To the best of my knowledge it’s the first time that a song ever made me really think about the world that I live in. I was probably 12 years old when I heard Randy Stonehill sing that first line.
“Well, it’s okay to murder babies but we really ought to save the whales.”
That general theme continued into the chorus.
“Stop the world. I want to get off. This is too weird for me. Stop the world. I want to get off. I get the definite impression that this isn’t how it’s meant to be.”
For some reason, those lyrics have stuck with me. Lately, I’ve been thinking about them even more than usual.
I guess that’s because this world is getting too weird for me too.
Every Christian, to some degree, wants the world stopped so that they can get off. The weirdness is put before us everyday. Everyday I am confronted with something that gives me the impression that this isn’t how it’s meant to be.
I see it in the male track star who is now identifying as a woman and how even the first thought of that not being normal is seen as hateful or fearful.
I see it in corrupt governments where even the so-called “conservative” politicians pass billion dollar tax increases without a second thought.
I see it in terrorist organizations that are bent on destroying the entire world.
And I see it each week when I get another prayer request for a father with cancer or a little girl who can’t stop passing out.
Jesus, stop the world. I want to get off.
The early church had another way of saying it.
That means, “Our Lord, come!” It was Paul’s way of saying, “Stop the world, I want to get off.”
It’s good for Christians to feel this way. As another Christian artist from days gone by sang, “This world is not my home, I’m just passing through.”
But we must also be careful. Even tourists have a responsibility to do good before they leave town.
In Amos’ day there were people who had their own way of saying “Stop the world I want to get off.” Here’s what God had to say to them through Amos.
Woe to you who desire the day of the LORD!
Why would you have the day of the LORD?
It is darkness, and not light,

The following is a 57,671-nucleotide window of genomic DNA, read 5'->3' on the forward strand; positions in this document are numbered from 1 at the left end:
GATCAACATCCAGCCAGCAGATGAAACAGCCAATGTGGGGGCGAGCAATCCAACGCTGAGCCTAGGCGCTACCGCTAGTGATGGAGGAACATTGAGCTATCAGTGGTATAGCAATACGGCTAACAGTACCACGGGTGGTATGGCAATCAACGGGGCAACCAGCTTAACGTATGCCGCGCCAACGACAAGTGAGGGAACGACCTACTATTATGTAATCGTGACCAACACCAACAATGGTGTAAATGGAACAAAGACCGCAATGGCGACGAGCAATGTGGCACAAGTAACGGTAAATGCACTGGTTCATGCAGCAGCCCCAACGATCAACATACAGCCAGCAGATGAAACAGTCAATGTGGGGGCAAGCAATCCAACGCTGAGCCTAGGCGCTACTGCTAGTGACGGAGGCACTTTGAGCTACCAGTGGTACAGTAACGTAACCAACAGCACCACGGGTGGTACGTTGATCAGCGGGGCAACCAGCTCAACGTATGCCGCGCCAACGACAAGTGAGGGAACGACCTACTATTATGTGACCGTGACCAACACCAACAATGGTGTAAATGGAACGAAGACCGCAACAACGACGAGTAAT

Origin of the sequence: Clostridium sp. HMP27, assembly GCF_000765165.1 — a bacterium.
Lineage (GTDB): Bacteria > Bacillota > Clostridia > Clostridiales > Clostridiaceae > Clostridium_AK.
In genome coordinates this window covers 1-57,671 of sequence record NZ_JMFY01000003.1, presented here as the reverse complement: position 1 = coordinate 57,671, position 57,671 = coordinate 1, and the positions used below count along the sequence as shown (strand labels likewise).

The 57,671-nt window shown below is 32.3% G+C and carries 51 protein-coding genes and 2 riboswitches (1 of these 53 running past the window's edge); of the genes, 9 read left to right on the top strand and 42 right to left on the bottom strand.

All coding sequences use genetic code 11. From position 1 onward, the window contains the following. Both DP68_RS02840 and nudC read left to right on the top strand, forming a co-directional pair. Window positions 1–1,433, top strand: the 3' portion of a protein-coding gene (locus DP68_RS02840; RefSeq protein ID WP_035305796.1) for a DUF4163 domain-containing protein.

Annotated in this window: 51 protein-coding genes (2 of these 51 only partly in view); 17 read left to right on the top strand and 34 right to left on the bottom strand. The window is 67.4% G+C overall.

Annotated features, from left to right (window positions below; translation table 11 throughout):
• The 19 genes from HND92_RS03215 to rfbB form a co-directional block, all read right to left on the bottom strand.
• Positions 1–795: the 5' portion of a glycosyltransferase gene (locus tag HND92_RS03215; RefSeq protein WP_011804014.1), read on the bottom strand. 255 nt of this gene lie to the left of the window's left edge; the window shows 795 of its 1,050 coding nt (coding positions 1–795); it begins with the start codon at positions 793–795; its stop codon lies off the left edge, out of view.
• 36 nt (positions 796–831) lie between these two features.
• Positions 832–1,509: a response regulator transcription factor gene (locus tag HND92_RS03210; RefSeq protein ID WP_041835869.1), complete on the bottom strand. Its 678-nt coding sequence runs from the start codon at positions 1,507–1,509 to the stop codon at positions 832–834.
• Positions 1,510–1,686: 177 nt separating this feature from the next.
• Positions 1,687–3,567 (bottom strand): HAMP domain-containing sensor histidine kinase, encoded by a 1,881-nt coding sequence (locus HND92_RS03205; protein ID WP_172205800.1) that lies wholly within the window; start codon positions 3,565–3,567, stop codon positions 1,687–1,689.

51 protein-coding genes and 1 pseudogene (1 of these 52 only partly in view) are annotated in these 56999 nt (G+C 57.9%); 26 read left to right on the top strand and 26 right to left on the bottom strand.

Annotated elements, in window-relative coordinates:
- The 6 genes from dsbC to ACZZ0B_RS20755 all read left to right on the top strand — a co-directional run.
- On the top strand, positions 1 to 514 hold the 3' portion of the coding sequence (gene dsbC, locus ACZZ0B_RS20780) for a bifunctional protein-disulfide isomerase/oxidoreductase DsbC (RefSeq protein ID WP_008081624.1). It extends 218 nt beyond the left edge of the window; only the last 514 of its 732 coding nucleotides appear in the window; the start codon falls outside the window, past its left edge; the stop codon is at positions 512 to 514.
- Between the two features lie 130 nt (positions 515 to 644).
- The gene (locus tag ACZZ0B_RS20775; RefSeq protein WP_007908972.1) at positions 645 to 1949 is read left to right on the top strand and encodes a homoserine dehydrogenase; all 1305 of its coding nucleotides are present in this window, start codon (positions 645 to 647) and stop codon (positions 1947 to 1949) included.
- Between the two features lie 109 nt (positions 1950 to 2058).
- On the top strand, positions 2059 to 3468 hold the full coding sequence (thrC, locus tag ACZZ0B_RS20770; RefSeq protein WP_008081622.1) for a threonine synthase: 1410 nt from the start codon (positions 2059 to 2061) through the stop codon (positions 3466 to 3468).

as if a man fled from a lion,
and a bear met him,
or went into the house and leaned his hand against the wall,
and a serpent bit him.
Is not the day of the LORD darkness, and not light,
and gloom with no brightness in it? Amos 5:18-20 (ESV)
The people were living with their heads in the sand. They were apathetic to the injustices all around them as well as to their own sins. Sure, they were crying for the Lord but it was more of a self-righteous cry. “Lord, come and save me from all of these crazy people.” And it wasn’t so much the Lord that they wanted, They were more concerned with the world being stopped. Or at least those parts of the world that didn’t meet their approval.
And that’s the part where I need a helpful reminder. If all of the crazy people left the word, I would do quite a fine job of messing it up all by myself.
There is no shortage of confusion and chaos in this world. Take for example the recent phenomenon of people who intentionally handicap themselves so that they can identify with the physically impaired. Some have gone so far as to intentionally cut off arms and legs. Others have paralyzed themselves. They are called transabled people.
And it makes no sense to me.
Stop the world.
I want to get off.
But the world hasn’t stopped yet. And I’m still here.
When Jesus was praying for his followers in John 17, he said this.
I do not ask that you take them out of the world, but that you keep them from the evil one. They are not of the world, just as I am not of the world. John 17:15-16 (ESV)
Jesus could have asked the Father to remove us from the world. He could have stopped the world. But he didn’t. He didn’t because he had others to add to his kingdom. No doubt, some of those others include people who think it’s normal to mutilate their bodies. And the typical means by which he transforms those people is by working in and through those who are already his people.
In other words, Jesus hasn’t stopped the world yet because he wants his people to be here serving as salt and light.
The world is crazy. It’s not how it was intended to be. What was once absurd is now the norm. And what Jesus calls us to be, salt and light, is now terribly offensive. But lovingly offensive for the glory of Jesus and the good of our neighbor is our mission for as long as we are here.
Jesus hasn’t stopped the world.
But one day he will.
And when he does, may he not find our heads in the sand.
May he instead find our mouths speaking the truth in love. May he find our hands serving those who are in need, however different or confused they may be. May he find our feet standing on the truth. And may he find our hearts overflowing with his genuine love.